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X06907 X06908 “William Campbell, an Apprentic Joiner at Harland & Wolff, lived in Earl Street, a site now occupied by the shopping centre. He was a member of the company’s Guarantee Group for RMS Titanic and lost his life on the voyage.” “Francis died on 18th January 1973 on IRA active service on the grounds of RVH hospital. Francis was shot dead dead by undercover British soldiers after an exchange of gun fire. 27th January 1948 – 18th January 1973. Francis family home was close to this spot.”

McVerry & McElvanna

IRA volunteer Mickey McVerry was killed by the British Army during a bomb attack on Keady RUC station in 1973. Peadar McElvanna was killed by the British Army on June 9, 1979, outside Keady, south Armagh. The 40th anniversary commemoration this year drew criticism from the DUP as it was on the same weekend as a ‘time for truth’ rally in Belfast (BelTel). The memorial shown here is in Victoria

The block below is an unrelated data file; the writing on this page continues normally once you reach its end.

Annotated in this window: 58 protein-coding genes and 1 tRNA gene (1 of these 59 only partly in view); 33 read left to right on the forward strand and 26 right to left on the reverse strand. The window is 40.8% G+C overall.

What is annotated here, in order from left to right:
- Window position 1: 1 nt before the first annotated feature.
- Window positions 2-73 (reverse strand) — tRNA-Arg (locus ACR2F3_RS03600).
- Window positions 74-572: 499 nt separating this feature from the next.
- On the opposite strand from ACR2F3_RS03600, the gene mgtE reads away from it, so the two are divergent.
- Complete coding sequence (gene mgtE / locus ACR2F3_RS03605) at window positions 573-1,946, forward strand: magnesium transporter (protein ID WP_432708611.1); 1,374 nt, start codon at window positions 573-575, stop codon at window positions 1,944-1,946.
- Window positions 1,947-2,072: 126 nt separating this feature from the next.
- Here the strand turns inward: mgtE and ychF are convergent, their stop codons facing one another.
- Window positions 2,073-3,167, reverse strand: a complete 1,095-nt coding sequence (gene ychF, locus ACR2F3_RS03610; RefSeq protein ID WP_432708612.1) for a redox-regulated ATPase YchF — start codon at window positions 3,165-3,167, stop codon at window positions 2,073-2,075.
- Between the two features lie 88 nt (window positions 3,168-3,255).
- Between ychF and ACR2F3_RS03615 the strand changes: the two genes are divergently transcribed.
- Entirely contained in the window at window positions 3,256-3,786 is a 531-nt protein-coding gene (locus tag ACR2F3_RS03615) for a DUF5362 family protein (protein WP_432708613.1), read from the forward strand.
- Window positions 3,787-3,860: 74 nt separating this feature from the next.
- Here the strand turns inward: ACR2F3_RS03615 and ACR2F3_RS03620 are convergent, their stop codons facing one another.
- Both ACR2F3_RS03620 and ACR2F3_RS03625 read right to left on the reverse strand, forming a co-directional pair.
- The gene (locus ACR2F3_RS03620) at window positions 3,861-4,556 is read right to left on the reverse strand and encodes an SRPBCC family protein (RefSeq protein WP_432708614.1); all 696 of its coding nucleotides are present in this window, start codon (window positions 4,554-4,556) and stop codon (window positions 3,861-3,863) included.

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Close Yir Een An Remember Me

“Aye ready they stood, aye ready they fought, through conflict, blood and tears, loyal to the end, every one, the Scottish volunteers.” “Aye ready” was the motto of the 59th Scinde Rifles of the British Indian Army (and later of the Canadian Navy) but is best known from the label of Camp Coffee, in which a Highlander was served a cup of Camp by a Sikh servant (nowadays, they both have a cup of their own). In this new mural and plaque at the newly-christened “Scots Corner” (see final image), a Scottish soldier plays the pipes over a list of the “Battalion Of The Dead”, Scottish volunteers from the (modern) UVF. The list is led by William “Big Bill” Campbell, who has had a small plaque in his memory at this spot since (at least) 2014. Preacher and DUP politician George Seawright (see A Crown Of Life) is also included – he was born in Glasgow in 1951.

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Dr. William Drennan